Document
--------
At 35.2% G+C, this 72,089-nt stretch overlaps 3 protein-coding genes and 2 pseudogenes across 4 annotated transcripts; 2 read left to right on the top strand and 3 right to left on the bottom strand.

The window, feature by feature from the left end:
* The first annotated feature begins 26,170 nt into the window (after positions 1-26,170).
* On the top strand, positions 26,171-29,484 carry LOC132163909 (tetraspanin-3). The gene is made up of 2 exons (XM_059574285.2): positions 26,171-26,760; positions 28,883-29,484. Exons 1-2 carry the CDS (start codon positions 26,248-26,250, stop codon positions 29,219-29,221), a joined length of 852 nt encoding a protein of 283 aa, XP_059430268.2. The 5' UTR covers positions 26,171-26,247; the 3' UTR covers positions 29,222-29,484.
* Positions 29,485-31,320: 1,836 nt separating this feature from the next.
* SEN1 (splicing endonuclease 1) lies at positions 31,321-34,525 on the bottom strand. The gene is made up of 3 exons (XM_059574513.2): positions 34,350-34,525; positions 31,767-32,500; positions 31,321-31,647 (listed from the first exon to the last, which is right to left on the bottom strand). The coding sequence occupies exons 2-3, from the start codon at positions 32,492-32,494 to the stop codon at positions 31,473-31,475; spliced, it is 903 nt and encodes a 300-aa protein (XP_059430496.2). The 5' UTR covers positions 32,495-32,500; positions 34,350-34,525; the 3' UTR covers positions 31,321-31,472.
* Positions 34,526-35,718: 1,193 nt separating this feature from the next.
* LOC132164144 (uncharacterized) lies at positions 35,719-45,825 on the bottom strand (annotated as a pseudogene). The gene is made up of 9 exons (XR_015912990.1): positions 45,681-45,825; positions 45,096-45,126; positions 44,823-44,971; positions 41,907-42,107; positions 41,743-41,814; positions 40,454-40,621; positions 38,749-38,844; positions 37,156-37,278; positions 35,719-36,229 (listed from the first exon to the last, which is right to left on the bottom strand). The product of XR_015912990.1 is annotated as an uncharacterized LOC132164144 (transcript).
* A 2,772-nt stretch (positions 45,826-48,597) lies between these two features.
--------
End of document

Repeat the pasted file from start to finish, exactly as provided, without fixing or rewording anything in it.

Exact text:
At 35.2% G+C, this 72,089-nt stretch overlaps 3 protein-coding genes and 2 pseudogenes across 4 annotated transcripts; 2 read left to right on the top strand and 3 right to left on the bottom strand.

The window, feature by feature from the left end:
* The first annotated feature begins 26,170 nt into the window (after positions 1-26,170).
* On the top strand, positions 26,171-29,484 carry LOC132163909 (tetraspanin-3). The gene is made up of 2 exons (XM_059574285.2): positions 26,171-26,760; positions 28,883-29,484. Exons 1-2 carry the CDS (start codon positions 26,248-26,250, stop codon positions 29,219-29,221), a joined length of 852 nt encoding a protein of 283 aa, XP_059430268.2. The 5' UTR covers positions 26,171-26,247; the 3' UTR covers positions 29,222-29,484.
* Positions 29,485-31,320: 1,836 nt separating this feature from the next.
* SEN1 (splicing endonuclease 1) lies at positions 31,321-34,525 on the bottom strand. The gene is made up of 3 exons (XM_059574513.2): positions 34,350-34,525; positions 31,767-32,500; positions 31,321-31,647 (listed from the first exon to the last, which is right to left on the bottom strand). The coding sequence occupies exons 2-3, from the start codon at positions 32,492-32,494 to the stop codon at positions 31,473-31,475; spliced, it is 903 nt and encodes a 300-aa protein (XP_059430496.2). The 5' UTR covers positions 32,495-32,500; positions 34,350-34,525; the 3' UTR covers positions 31,321-31,472.
* Positions 34,526-35,718: 1,193 nt separating this feature from the next.
* LOC132164144 (uncharacterized) lies at positions 35,719-45,825 on the bottom strand (annotated as a pseudogene). The gene is made up of 9 exons (XR_015912990.1): positions 45,681-45,825; positions 45,096-45,126; positions 44,823-44,971; positions 41,907-42,107; positions 41,743-41,814; positions 40,454-40,621; positions 38,749-38,844; positions 37,156-37,278; positions 35,719-36,229 (listed from the first exon to the last, which is right to left on the bottom strand). The product of XR_015912990.1 is annotated as an uncharacterized LOC132164144 (transcript).
* A 2,772-nt stretch (positions 45,826-48,597) lies between these two features.